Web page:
Epics, myths, narratives enrich the imagination and a culture. Science merely and heroically endeavours to understand reality
“Autumn is the time
Of mists and mellow fruitfulness
And blankets of falling leaves
Which turn when wet to grime
Poets are blind to this slippery mess —
And the wretched road-sweeper grieves…”
From Dhoka Kola by Bachchoo
I know nothing about New Zealand but looking at an atlas I can see that it’s two islands, one which looks like a chewed bone and the other like a hat with a feather. Perhaps when He made them, God was thinking about a pub called the hat and bone. OK, I’ll stop being frivolous and confess that this column is not really about New Zealand or its capital of Constantinople or whatever. Happenings in NZ have triggered a universal consideration.
Some weeks ago, the New Zealand government’s working group on education proposed that all schools in the country should in their curriculum “give the same weight to Maori mythology as they do to science in the classroom”. This isn’t, I admit, a quote from the working group’s document itself, but from a neutral article that brought this fact and its aftermath to my attention.
The Maori understanding of the world is that all living things originated with Rangi and Papa, the sky mother and sky god. The Christian Old Testament says that the world was created by Jehovah in six days and the work was exhausting so he rested on the seventh.
Over the centuries since the Maoris formulated their belief and the Old Testament was written, human beings have produced, through diligent enquiry, observation, recording, experimentation, logic and theorising, what we today call the sciences.
It has been a slow and evolving process and some of the names associated with it are Pythagoras, Archimedes, Aryabhata, Galileo, Newton, Darwin, Curie, Einstein … the list is long. Throughout this period, technology followed, taking advantage of scientific understanding to give us, in very large part, the material world we live in today.
Of course, there are non-material sciences. Medicine is part science and part technology as we, with the development of the anti-Covid vaccines, thankfully know today. Freud was a thinker and certainly some of his thoughts can be classified as science. Even the rest of his contentions are philosophical and some intuitive, but there is no act of faith which he has thrust on humanity. Yes, some of the techniques of his followers and the therapies that are practiced in his name may have a lot to do with just that — faith!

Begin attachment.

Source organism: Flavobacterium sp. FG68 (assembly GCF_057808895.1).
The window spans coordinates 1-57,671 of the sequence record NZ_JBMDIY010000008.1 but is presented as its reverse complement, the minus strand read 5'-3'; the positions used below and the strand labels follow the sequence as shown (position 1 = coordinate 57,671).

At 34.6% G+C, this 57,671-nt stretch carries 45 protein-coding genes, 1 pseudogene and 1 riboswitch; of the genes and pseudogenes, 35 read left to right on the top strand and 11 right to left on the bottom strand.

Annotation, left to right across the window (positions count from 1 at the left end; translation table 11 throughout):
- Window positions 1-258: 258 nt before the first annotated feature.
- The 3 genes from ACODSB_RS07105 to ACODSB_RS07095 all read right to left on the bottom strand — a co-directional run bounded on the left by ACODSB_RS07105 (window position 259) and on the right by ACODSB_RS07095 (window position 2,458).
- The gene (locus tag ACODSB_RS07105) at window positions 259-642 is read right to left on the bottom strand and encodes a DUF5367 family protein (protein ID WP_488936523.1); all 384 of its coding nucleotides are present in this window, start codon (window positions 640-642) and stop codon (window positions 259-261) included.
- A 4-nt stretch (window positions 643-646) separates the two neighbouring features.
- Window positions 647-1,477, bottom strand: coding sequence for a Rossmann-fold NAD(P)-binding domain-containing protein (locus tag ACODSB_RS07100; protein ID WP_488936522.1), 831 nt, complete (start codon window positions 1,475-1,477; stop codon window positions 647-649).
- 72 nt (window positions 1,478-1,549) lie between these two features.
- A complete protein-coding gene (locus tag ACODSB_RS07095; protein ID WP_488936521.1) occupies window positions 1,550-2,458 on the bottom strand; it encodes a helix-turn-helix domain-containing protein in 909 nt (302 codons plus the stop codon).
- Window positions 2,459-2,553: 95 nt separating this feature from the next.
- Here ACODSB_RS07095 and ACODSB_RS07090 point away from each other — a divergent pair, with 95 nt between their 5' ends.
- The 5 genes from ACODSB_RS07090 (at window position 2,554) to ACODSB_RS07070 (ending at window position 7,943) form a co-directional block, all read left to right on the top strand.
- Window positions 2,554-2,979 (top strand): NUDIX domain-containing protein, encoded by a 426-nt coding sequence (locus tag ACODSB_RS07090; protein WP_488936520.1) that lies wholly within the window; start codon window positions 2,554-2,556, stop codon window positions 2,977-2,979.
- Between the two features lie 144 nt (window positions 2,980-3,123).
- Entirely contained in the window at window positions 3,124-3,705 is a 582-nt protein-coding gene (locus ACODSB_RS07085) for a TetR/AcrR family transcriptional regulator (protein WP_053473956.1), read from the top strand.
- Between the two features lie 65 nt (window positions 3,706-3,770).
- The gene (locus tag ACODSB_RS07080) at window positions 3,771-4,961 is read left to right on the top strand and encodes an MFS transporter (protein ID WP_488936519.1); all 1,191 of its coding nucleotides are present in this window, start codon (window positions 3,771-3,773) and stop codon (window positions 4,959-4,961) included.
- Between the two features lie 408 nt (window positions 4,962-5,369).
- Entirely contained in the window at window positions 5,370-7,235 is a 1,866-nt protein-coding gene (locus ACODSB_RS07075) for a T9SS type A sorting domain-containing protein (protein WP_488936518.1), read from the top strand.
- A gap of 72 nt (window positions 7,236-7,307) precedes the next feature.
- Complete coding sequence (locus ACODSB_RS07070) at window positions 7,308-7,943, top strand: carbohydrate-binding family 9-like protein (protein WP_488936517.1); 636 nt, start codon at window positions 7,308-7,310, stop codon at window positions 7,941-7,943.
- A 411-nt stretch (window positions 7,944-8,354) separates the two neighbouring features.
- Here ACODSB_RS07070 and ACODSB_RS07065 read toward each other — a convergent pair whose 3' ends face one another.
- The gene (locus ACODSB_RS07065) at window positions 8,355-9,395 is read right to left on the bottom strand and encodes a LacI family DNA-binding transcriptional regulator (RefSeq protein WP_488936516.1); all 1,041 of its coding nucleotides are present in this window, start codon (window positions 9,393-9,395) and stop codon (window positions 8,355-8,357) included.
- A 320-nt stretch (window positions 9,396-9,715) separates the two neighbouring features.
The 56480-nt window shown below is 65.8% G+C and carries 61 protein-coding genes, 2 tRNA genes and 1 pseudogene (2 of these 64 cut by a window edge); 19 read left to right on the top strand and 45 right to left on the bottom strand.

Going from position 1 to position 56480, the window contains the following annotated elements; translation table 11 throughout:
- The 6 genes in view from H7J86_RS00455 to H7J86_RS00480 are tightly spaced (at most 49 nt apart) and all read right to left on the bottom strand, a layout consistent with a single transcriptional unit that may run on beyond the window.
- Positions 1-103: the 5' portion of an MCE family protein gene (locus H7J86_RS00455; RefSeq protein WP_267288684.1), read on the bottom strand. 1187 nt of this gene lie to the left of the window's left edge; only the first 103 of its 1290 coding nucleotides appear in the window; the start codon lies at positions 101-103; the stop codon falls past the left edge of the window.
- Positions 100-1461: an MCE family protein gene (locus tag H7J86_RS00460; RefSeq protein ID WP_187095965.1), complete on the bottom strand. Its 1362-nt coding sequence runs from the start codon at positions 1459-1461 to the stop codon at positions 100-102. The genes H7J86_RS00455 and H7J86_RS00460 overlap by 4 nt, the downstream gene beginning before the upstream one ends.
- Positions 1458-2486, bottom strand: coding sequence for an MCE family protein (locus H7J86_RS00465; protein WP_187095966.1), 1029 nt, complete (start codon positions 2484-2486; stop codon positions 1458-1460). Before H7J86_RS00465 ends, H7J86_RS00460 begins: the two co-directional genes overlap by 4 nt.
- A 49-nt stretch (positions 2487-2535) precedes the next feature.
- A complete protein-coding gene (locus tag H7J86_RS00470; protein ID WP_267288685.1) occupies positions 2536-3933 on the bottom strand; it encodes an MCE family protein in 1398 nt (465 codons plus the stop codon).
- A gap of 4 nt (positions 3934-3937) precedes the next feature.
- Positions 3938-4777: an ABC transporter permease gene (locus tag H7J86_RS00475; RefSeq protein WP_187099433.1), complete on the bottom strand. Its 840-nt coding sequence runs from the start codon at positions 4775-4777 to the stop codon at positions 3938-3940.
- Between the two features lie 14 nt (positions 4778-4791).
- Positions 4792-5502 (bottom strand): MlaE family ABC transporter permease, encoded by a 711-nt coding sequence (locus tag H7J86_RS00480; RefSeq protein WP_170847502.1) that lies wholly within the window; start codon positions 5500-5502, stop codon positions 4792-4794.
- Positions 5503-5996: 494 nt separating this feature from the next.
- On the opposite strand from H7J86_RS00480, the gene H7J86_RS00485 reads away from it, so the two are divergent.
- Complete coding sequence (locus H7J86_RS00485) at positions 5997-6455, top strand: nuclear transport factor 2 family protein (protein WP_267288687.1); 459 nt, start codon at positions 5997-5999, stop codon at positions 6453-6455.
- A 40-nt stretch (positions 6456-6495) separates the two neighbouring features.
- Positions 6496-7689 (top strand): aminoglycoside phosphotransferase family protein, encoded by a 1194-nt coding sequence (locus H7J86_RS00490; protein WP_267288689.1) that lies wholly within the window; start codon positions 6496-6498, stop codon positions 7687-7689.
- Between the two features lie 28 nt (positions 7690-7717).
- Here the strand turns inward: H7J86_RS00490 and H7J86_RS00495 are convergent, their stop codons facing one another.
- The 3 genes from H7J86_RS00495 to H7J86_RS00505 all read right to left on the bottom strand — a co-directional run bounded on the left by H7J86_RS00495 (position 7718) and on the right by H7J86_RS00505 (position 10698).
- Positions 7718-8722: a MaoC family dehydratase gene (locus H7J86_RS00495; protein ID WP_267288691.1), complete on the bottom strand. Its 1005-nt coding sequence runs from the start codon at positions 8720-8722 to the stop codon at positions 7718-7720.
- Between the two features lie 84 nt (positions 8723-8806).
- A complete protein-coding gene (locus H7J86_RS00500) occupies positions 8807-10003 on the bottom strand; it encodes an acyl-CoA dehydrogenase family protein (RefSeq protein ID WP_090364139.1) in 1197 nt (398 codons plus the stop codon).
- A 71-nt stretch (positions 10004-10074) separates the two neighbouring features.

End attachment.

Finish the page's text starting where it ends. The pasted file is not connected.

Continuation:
But all this is obvious and I only repeat it so as to get on with the New Zealand story. Following the recommendation or diktat of their governmental education working group, seven prominent New Zealand scientists signed a letter headlined “In Defence of Science” published in the New Zealand Listener. The authors didn’t denigrate the Maori mythological doctrines and agreed that they ought to be on the curriculum of schools, but ought not to be taught on a par with, or as an alternative belief structure to, the firm conclusions of physics, chemistry, biology and the rest. The signatories to the letter are all professors at Auckland University.
On publication of this point of view, as the cliche goes, all hell broke loose — in this case with Newfound Zeal. Two thousand academics signed a letter condemning in the main Prof. Garth Cooper, the professor of biochemistry at Auckland. The Royal Society of New Zealand has, as a result of the condemnatory objections to the “Defence of Science” letter, which even the vice-chancellor of Auckland, Dawn Freshwater, joined, instituted a disciplinary investigation into Prof. Cooper and his views.
In 1633, Galileo was tried for publishing his finding that the earth revolved around the sun. In 1925, John Scopes, a schoolteacher, was brought to trial for allegedly teaching Darwin’s theory of evolution instead of sticking to the Biblical myth of God creating the earth in six days. In our world too, many people have been persecuted and even killed for saying, in speech or writing that the assertions of religion are not “factual”.
Prof. Cooper’s continuing case in New Zealand is, at the least, a trial of freedom of expression in that country. At the worst, it’s a woke absurdity. Will he be dismissed from employment for saying that science is one thing and mythology another? Isn’t he more sinned against than sinning? I retract the word “more” from my previous sentence. Isn’t he totally right in asserting that the Maori view of creation is not a rival to science’s view of creation or reality?
For my part, gentle reader, I totally and unreservedly approve of, nay champion, the teaching of the Mahabharata and the Ramayana in Indian schools — and for that matter in all schools everywhere. Both our epics have roots in history, but they have evolved over thousands of years and have developed dynamic and interesting layers of narrative and, yes, myth.
Even if we concede that Hanuman was not a “vanar”, a forest-dwelling Adivasi, but a monkey god, and even if we are free and obliged to believe that he could carry a mountain in one hand while flying, does this epic story in any way rival the discovery that we live in a world of gravitational waves and forces?
Epics, myths, narratives enrich the imagination and a culture. Science merely and heroically endeavours to understand reality. They can and must coexist.